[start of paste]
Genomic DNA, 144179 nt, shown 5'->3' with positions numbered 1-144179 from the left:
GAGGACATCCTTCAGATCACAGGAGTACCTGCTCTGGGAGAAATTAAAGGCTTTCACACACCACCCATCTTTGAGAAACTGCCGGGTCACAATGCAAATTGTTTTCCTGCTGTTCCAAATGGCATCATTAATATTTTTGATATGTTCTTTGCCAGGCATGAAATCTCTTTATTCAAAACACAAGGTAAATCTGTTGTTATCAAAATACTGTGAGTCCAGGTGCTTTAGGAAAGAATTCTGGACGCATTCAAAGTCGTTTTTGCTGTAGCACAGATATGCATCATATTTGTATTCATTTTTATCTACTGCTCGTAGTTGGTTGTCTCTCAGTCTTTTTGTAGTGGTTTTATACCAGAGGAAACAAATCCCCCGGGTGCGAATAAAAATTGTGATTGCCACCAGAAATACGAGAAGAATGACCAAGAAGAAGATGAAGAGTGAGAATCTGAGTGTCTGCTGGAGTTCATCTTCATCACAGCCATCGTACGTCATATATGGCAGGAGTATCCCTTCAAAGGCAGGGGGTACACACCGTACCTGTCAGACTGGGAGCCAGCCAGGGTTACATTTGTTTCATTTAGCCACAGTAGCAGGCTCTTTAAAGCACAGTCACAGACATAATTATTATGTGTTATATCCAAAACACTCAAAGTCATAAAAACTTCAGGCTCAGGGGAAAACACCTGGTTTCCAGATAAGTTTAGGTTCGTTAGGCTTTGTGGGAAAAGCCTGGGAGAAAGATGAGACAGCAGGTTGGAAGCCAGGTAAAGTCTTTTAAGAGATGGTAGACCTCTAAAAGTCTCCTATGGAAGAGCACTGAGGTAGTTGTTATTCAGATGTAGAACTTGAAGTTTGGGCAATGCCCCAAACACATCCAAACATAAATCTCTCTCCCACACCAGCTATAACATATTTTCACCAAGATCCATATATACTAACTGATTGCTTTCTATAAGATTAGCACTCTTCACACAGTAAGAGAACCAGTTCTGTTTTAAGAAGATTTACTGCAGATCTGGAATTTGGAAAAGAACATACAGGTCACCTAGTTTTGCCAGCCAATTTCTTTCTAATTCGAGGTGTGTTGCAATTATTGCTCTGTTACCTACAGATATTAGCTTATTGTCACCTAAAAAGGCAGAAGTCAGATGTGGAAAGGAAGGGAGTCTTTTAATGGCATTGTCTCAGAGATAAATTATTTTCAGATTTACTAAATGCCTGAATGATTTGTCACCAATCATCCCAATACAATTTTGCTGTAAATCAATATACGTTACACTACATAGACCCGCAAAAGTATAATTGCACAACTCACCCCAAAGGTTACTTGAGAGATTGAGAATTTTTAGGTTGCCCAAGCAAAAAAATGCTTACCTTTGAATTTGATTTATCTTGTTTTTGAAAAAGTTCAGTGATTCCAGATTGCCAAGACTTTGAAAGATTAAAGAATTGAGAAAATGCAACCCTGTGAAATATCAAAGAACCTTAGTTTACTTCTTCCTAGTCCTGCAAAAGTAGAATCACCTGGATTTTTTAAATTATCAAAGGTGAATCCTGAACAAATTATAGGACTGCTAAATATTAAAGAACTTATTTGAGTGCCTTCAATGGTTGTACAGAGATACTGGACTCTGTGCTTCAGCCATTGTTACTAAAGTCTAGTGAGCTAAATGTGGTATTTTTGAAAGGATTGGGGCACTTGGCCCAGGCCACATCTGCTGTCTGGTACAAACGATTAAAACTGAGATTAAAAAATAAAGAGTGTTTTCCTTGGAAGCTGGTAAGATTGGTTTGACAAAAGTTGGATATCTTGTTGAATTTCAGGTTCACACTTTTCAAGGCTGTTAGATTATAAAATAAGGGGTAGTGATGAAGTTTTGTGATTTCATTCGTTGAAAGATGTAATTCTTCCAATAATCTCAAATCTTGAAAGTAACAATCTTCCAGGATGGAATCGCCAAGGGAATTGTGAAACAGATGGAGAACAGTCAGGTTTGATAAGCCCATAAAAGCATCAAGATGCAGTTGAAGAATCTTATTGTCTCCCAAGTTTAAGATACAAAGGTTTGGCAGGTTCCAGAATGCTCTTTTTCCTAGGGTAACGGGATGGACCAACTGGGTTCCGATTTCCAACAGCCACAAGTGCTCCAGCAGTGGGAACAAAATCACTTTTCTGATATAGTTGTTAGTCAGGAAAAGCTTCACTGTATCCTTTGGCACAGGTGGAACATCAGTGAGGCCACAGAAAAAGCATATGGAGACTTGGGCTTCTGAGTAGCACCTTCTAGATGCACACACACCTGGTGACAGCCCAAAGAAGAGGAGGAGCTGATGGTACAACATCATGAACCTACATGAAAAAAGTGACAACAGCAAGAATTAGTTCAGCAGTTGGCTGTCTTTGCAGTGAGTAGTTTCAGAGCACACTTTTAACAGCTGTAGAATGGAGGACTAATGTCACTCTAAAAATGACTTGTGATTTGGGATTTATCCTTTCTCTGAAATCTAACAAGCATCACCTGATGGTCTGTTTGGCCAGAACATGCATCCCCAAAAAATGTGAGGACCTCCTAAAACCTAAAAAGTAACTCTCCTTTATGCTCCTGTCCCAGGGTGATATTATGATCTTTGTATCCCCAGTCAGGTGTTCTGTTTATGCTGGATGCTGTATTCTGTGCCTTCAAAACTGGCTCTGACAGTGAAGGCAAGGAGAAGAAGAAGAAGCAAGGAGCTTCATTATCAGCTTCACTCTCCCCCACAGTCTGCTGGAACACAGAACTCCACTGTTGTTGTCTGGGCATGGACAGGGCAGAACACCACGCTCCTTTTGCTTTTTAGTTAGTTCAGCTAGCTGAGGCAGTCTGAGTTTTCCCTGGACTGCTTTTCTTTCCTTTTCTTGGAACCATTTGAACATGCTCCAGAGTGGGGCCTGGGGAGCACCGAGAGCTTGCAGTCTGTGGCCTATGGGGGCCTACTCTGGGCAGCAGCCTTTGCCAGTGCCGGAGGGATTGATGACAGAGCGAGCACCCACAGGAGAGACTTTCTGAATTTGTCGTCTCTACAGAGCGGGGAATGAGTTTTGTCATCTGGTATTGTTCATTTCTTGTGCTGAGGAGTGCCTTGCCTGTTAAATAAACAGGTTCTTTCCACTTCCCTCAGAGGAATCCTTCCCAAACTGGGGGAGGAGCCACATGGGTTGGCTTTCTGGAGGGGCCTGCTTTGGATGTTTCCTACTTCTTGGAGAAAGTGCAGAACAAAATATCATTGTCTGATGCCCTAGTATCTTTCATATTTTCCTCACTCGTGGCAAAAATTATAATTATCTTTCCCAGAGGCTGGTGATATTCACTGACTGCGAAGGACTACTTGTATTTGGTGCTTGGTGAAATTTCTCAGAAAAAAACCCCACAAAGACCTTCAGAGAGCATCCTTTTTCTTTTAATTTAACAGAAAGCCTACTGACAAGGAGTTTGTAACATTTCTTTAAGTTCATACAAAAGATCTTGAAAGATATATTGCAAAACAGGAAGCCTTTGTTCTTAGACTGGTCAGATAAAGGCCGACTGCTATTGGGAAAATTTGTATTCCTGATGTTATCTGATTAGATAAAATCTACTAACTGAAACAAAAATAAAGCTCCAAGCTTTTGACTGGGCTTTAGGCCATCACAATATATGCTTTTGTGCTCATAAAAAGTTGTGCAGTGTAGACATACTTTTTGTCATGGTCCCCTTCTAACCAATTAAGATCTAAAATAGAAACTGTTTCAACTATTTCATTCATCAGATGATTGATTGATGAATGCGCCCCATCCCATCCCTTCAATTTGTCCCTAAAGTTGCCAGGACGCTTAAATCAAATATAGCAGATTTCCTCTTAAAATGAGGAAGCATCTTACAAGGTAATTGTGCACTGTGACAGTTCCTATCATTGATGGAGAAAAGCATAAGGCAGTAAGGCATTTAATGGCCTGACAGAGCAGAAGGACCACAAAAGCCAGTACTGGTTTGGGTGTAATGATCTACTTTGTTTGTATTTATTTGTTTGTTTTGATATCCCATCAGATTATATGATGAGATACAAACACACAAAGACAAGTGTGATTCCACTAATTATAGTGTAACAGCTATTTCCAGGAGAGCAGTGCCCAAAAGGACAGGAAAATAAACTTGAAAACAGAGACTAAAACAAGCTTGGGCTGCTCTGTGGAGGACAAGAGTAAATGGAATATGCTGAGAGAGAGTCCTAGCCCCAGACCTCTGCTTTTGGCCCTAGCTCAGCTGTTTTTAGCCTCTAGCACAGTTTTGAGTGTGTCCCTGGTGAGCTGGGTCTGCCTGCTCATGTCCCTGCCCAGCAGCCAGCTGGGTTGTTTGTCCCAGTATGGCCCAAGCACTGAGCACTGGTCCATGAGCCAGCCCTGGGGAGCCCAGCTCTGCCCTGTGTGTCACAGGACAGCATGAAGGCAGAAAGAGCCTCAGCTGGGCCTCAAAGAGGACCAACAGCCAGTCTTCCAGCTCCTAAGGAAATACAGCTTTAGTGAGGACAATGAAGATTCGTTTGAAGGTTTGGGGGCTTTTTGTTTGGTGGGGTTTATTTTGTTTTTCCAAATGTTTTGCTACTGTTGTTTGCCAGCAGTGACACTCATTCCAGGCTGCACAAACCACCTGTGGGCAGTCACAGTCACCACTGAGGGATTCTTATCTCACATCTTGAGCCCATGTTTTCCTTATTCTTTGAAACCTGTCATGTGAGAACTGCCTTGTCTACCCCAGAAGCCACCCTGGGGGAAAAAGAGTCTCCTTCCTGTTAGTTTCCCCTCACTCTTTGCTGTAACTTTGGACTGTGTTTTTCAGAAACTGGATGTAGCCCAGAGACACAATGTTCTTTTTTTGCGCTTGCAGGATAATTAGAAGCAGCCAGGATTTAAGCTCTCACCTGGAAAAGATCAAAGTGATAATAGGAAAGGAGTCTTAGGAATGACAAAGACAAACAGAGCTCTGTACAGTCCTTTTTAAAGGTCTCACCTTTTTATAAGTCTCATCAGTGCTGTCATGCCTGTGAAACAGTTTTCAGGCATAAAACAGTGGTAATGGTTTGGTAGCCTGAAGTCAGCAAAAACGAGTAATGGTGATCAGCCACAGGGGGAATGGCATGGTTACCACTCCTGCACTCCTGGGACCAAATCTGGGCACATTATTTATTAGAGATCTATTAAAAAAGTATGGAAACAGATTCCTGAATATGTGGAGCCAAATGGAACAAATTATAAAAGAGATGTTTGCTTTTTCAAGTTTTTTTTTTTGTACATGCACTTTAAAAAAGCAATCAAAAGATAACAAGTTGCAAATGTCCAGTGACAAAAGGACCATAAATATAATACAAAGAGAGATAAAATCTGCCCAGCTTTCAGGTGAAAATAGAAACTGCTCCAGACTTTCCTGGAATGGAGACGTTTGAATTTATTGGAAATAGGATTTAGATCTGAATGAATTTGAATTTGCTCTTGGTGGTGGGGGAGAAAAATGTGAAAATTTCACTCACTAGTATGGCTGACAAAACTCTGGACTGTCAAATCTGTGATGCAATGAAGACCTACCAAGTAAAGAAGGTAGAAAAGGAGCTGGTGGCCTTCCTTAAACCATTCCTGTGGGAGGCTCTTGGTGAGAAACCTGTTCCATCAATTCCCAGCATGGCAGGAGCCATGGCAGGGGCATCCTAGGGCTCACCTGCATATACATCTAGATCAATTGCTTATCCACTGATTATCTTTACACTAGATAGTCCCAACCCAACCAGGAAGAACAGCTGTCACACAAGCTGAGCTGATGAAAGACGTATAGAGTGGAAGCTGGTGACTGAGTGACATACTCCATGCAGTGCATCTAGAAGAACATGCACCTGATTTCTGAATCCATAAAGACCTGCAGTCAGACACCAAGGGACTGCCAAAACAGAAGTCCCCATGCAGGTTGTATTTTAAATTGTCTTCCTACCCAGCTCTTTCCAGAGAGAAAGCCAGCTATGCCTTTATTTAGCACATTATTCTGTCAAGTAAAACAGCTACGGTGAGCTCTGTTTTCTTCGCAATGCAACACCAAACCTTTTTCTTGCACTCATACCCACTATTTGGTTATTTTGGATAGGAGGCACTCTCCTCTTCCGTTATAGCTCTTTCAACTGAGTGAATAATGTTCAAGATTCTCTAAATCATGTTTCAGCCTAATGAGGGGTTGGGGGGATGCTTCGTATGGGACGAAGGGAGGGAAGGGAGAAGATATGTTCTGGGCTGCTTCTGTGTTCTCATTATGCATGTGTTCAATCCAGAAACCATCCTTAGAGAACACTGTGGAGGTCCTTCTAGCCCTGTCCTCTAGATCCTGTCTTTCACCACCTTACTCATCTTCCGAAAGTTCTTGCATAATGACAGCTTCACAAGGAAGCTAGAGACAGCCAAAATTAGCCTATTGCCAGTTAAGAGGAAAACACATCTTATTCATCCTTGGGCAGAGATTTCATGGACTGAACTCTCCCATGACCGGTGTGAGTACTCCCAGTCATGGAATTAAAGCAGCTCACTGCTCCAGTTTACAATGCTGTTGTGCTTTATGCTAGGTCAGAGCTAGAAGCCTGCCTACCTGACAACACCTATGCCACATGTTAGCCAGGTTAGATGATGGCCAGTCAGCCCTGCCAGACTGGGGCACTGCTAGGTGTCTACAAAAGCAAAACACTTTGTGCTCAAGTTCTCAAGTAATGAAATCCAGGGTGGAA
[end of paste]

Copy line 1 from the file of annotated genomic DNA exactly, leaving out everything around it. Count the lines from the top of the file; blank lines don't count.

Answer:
Genomic DNA, 144179 nt, shown 5'->3' with positions numbered 1-144179 from the left: